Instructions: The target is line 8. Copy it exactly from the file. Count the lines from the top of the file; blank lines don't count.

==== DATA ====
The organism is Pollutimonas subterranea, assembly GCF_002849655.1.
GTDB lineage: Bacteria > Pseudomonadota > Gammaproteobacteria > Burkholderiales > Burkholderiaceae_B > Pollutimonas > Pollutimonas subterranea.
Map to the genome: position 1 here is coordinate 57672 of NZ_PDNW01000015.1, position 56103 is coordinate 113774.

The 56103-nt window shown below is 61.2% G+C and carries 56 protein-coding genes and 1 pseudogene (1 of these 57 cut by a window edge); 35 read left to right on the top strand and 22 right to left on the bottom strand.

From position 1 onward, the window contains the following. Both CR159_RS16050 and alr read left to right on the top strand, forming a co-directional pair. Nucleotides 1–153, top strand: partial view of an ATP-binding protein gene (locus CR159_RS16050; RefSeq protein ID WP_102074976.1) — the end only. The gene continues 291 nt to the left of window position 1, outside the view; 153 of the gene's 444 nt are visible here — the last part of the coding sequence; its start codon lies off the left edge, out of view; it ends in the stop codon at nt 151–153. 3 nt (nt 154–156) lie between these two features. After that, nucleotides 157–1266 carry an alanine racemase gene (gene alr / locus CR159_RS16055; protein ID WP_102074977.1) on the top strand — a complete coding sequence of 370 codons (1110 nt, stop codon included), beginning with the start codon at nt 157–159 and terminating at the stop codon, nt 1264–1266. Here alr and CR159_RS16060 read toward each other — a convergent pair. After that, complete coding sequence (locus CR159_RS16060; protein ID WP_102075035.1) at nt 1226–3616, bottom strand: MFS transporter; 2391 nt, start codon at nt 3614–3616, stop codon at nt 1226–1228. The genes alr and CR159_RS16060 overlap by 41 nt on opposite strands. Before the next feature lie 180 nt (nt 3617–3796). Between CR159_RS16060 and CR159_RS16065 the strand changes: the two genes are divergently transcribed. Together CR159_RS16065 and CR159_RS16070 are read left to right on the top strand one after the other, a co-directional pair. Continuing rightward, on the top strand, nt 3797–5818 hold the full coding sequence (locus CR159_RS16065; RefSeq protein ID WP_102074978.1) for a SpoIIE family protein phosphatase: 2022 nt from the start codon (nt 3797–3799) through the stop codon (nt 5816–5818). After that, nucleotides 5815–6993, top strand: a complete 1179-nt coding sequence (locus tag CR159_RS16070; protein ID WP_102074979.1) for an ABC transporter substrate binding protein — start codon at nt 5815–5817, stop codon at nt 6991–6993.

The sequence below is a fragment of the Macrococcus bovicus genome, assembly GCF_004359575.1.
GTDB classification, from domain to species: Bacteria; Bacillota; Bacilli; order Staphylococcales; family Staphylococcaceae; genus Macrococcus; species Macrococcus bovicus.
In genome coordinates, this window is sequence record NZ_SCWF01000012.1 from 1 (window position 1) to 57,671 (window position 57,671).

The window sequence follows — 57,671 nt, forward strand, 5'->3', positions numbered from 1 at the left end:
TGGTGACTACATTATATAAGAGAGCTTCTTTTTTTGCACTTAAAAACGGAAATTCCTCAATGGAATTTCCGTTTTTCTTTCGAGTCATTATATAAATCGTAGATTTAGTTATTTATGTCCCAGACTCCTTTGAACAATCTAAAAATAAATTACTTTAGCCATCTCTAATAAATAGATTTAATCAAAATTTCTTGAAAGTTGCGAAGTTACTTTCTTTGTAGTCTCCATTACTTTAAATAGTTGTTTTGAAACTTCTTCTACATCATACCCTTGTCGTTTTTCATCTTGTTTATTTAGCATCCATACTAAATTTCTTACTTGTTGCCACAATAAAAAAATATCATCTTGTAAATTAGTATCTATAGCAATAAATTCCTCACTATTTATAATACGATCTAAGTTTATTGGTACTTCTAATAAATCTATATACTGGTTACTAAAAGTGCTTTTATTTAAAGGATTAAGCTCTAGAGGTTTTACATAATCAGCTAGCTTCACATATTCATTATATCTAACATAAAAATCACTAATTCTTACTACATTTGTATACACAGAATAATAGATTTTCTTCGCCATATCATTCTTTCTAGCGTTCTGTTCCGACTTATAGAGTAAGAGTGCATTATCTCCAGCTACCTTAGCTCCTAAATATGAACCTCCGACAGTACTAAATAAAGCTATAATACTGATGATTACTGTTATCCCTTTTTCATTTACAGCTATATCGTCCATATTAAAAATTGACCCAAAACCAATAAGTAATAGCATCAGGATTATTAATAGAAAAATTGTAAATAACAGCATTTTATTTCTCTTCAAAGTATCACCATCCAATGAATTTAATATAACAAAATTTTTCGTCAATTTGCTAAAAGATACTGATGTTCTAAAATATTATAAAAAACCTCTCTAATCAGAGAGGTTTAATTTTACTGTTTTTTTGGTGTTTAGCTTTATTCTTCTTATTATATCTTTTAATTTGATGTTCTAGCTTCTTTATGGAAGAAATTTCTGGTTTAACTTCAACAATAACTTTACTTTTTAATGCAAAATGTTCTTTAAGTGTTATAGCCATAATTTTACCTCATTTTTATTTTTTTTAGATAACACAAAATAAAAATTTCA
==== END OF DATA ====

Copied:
In genome coordinates, this window is sequence record NZ_SCWF01000012.1 from 1 (window position 1) to 57,671 (window position 57,671).